Senators offer bill to make ‘Farm Flex' pilot permanent
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WASHINGTON, April 17, 2013 - Two senators introduced today legislation that would permanently implement a pilot program nationwide that allows farmers to voluntarily forgo federal subsidies and opt out of restrictions on fruit and vegetable production in order to produce specialty crops.
Sens. Dan Coats, R-Ind., and Joe Donnelly, D-Ind., introduced the Farming Flexibility Act (Farm Flex).
Until the 2008 farm bill, the planting of fruits, vegetables and wild rice on program crop base acres was prohibited. The Farm Flex pilot program, which is set to expire on Sept. 30, currently provides farmers in seven states the ability to waive federal subsidies and the restrictions tied to those subsidies in order to produce specialty crops like fruits and vegetables.
“This bill is a win for Hoosier farmers and American taxpayers,” Coats said. “Our legislation would provide farmers the flexibility they need to respond to market signals when making planting decisions, rather than be restricted by federal rules to grow a particular crop.”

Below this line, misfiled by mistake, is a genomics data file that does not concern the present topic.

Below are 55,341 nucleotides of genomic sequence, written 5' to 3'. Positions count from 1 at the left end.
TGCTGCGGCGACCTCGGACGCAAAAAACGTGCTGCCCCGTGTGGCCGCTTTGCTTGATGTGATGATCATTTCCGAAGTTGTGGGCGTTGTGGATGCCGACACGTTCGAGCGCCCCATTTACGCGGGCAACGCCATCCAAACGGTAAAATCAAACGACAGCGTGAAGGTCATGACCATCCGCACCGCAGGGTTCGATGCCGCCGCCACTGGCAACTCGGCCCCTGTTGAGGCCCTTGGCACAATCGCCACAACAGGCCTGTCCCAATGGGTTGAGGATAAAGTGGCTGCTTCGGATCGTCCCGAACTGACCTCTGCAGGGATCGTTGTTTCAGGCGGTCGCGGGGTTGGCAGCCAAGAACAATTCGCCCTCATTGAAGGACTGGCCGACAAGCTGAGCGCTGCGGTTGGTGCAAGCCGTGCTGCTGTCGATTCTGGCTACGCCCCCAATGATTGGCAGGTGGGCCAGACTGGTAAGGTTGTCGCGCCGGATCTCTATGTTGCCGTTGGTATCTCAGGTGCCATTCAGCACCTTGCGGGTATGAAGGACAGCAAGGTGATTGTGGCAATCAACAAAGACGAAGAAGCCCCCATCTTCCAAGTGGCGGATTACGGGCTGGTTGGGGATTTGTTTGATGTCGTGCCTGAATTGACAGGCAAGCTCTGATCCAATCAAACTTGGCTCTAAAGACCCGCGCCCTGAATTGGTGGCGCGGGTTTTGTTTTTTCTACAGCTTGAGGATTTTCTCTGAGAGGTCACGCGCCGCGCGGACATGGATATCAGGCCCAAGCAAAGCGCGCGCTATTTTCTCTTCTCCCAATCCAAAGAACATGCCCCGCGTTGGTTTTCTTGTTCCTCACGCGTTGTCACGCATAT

Coats said the Farm Flex plan is “a successful, tested, market-based program that has proven to save taxpayer dollars.”
He said by making the program permanent and expanding it nationwide, crop producers and farmers would have more control over their businesses with less government interference.
Donnelly said he will push to get the legislation included in the upcoming farm bill.
The program, he said, has “successfully incentivized the local production of fruits and vegetables and saved taxpayer dollars due to producers forgoing federal subsidies.”
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